Rebranding Project

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Train station showing rebranded Burma-Shave display advertising

Burma-Shave’s old look was all about nostalgia: your grandfather’s shaving cream. The challenge was to make the brand relevant to young men while keeping the product affordable and appealing to the average American guy.

brand grids showing the old-fashioned Burma-Shave brand complete with a pipe-smoking middle aged white guy, and the new vision for the brand in crisp, cool colors with young men of various ethnicities

Guiding principles of the old Burma-Shave were convenience, quality, and a down-to-earth, friendly accessibility. The new brand had to embrace the skincare needs of a younger market while retaining those core principles.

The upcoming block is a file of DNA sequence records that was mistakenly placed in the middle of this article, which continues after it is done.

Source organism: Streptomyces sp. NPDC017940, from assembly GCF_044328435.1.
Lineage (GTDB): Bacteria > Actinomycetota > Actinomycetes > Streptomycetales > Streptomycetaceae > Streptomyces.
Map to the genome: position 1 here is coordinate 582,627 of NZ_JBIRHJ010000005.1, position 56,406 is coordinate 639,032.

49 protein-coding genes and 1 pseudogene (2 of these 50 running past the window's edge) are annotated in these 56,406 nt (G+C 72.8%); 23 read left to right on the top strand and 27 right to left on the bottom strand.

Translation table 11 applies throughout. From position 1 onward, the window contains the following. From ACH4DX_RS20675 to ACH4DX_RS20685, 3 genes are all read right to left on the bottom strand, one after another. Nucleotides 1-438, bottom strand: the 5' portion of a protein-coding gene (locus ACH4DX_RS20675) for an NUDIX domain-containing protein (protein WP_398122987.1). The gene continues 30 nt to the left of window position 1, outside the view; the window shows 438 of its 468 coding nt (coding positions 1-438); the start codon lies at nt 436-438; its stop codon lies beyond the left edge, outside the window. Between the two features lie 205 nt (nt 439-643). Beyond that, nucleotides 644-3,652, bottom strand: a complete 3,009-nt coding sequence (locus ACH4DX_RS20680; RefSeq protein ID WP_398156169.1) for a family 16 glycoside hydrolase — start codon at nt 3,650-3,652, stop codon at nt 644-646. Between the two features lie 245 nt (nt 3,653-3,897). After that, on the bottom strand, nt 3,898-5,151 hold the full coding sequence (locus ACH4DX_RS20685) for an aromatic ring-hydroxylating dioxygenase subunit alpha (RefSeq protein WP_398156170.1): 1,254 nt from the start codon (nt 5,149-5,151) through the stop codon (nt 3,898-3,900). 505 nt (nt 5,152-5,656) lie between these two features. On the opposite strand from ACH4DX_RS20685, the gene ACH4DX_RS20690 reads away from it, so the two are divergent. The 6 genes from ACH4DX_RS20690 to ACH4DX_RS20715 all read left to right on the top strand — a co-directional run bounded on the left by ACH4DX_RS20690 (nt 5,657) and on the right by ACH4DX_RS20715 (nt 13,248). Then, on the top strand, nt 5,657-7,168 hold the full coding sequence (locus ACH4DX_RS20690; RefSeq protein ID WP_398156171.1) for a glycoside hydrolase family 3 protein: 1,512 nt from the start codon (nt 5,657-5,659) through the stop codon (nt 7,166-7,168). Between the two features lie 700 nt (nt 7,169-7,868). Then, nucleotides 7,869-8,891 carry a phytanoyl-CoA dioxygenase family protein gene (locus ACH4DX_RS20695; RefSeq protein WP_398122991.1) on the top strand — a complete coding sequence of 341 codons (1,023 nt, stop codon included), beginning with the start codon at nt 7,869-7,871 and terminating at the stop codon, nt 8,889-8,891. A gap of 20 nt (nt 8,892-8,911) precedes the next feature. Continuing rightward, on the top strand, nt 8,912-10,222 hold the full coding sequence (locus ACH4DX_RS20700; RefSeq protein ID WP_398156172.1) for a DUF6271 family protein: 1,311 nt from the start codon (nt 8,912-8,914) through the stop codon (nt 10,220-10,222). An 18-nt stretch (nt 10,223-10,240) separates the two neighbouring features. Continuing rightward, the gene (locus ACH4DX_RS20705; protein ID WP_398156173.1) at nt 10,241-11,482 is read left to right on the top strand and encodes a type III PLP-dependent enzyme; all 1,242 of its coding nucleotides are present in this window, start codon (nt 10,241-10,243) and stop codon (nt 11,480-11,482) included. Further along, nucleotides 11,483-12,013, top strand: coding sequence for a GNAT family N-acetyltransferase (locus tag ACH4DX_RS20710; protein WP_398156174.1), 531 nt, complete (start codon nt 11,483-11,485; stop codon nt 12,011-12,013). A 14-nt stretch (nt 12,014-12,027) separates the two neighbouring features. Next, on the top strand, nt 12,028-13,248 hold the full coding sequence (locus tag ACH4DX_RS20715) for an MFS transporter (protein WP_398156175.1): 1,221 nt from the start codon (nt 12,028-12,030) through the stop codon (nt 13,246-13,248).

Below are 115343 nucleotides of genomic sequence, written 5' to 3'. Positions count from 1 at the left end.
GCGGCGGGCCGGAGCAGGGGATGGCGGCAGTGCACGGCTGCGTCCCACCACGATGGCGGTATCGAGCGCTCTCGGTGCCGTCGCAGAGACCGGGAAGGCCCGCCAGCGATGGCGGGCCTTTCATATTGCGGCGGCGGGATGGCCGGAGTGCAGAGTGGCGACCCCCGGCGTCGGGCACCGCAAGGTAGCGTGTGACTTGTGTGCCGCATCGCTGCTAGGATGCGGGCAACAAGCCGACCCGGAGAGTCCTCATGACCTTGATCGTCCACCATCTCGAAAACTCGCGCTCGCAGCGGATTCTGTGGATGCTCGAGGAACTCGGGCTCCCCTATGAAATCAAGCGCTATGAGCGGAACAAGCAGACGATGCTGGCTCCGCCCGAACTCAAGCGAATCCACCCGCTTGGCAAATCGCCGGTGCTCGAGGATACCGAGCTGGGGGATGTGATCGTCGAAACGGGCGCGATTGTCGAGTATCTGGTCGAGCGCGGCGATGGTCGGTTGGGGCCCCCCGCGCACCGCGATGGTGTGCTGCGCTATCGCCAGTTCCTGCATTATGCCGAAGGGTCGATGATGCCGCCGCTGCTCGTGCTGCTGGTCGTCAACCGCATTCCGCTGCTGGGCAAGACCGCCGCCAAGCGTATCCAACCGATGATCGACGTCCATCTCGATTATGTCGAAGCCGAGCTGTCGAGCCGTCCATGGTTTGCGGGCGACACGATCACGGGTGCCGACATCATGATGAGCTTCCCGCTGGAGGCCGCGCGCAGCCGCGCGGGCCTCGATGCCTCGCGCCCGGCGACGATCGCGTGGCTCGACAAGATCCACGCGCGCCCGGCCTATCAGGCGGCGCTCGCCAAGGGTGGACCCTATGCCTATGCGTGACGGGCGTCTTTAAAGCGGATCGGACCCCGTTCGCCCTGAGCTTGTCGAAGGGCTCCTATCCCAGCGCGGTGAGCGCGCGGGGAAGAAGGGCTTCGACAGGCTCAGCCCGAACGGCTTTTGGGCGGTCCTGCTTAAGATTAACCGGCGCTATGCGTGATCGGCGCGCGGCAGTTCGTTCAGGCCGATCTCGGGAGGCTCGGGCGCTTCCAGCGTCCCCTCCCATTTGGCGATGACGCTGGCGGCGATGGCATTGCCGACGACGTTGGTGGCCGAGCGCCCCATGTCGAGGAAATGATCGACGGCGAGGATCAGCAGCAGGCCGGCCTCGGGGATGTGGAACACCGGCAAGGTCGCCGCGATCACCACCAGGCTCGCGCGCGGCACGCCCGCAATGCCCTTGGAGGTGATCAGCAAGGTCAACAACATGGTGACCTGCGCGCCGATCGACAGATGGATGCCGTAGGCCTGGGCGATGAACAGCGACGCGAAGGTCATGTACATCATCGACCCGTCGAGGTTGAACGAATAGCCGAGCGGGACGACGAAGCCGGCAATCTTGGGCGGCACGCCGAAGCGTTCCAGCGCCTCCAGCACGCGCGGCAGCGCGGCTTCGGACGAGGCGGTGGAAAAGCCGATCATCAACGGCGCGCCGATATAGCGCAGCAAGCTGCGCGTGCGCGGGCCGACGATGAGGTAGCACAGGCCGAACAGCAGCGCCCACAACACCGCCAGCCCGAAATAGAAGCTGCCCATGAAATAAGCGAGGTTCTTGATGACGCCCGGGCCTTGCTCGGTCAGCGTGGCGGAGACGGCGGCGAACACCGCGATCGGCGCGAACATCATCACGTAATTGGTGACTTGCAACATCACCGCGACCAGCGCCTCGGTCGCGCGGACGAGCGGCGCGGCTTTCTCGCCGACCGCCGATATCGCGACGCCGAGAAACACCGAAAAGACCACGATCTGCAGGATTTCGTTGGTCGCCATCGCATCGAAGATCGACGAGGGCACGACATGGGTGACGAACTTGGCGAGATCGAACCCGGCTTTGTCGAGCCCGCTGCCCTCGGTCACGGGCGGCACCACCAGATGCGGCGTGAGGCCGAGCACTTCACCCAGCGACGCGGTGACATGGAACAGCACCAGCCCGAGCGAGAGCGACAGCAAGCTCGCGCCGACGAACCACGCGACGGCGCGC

New Burma-Shave logo, palette, and 'bug'

I capitalized on the old Burma-Shave road signs, still the most-remembered aspect of the brand, with a few ads designed to be viewed serially.

a smiling black man in a suit holding a bunch of white roses behind his back, captioned 'look sharp'

a white man in a white shirt looks at the camera as a woman's lips enter the frame to kiss him, captioned 'smell good'

an east Asian man in a suit with his hand to his smooth-shaven chin, captioned 'get clean'

a white man in a shirt and tie smiles as he buttons his cuffs, captioned 'feel great'

Packaging echoes the basic brand statement of simplicity and style within reach. Products are designed to stand out on the shelves, where the majority of men’s skincare lines have heavy, saturated colors. Burma-Shave looks fresh and different.

assortment of Burma-Shave products, clean white against a blue background

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